The first thing that caught my eye when I read his piece was that it was the trolley and bicycle that began the movement of people to the suburbs - even before the advent of the automobile. When this editorial was written, there were essentially zero automobile companies in the U.S. Any cars that were being purchased were imported from France and then only by the wealthy. It was this same trend to the suburbs that was illuminated in the Futurama exhibit forty-five years later.
Ingersoll clearly understood the impact of transportation systems on land values. What Ingersoll didn't state was that it was the cost of transportation and not just its availability that drove land values. I think of the falling home prices today in the outer exurbs as people respond to high fuel costs by trying to move closer to the urban centers. The problem, of course, is that their homes are worth less than they owe on them, essentially trapping them in the exurbs.
Finally, I think Ingersoll deserves credit for not mincing words about congestion in the cities. He understood that the poorest people in the cities could never afford their own cars and hence would remain locked in the slums. Today, the poor are still locked in the slums of cities and run-down neighborhoods. They might have a car but if they do, it is usually very old and in very poor condition. Their upward mobility is close to zero.
Ingersoll's editorial isn't that long. I repeat it here verbatim:
"One of the most interesting phases of speculation called up by the motor movement relates to its probable effect on land values and distribution of population.
In the aggregate the constant tendency of land values is to increase as population increases, and there is no reason to believe that this tendency, now very strong in this country, will be checked for some time to come. Every mechanical improvement introduced adds to land values, which may be considered as the capitalized value of civilization.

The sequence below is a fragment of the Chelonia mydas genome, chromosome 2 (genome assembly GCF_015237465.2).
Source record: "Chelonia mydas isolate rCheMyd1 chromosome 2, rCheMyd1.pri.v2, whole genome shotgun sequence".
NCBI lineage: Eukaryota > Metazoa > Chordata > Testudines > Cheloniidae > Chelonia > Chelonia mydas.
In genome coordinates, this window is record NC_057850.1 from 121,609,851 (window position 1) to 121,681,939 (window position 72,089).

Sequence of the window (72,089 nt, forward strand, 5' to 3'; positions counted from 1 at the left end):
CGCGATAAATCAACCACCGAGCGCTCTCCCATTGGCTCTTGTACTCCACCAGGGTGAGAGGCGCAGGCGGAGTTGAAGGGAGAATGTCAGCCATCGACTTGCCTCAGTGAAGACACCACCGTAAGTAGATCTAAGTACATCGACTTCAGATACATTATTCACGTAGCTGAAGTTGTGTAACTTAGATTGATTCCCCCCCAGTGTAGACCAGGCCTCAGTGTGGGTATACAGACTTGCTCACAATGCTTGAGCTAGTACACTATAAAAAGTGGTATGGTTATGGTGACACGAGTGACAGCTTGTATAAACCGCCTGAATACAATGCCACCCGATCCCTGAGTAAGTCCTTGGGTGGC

But while the general tendency to increase will in all human probability remain unchanged, local changes are bound to result from the general introduction of motor vehicles as the have resulted from the introduction of other improvements in locomotion.
The trolley car has opened the suburban property, and by connecting rural towns has made populous streets where before were farmers' houses.
The bicycle has had a similar effect upon land values, pushing the line of possible residence near business centers further out, and hence making such outlying sites more desirable and more valuable.
The slight depreciation which these new agencies of locomotion have caused in the case of land devoted to industries injuriously affected by them is but a sign of the stimulating effect in other directions. The bicycle and the trolley depressed the prices of certain grades of horses and this has undoubtedly depressed the values of some lands devoted to raising such grade of horses, though this depression is apt to be quickly relieved by putting the land to more profitable uses.
Country hotel sites have in many sections been given additional value from the fact that they are frequented by bicycle riders seeking rest and refreshments on their outings.
The general adoption of the motor vehicle will intensify these tendencies. It will make suburbs easier of access, improve the trade of country hotels in many places, and still further depress the business of horse-raising. Much of the land now used for horse-raising and growing horse feed will in process of time find other uses more in harmony with the trend of progress.
The establishing of new factories will stimulate the growth of population locally, as has been observed in the case of the bicycle industry, but there is not the slightest hope that the motor vehicle will relieve the congestion of cities; for the congested districts are inhabited by the very poor, who cannot afford to buy a vehicle of any kind."
Note: The Horseless Age remains in publication today but its name was changed around World War I to Automotive Industries. You can read all the early volumes of the magazines on Google Books.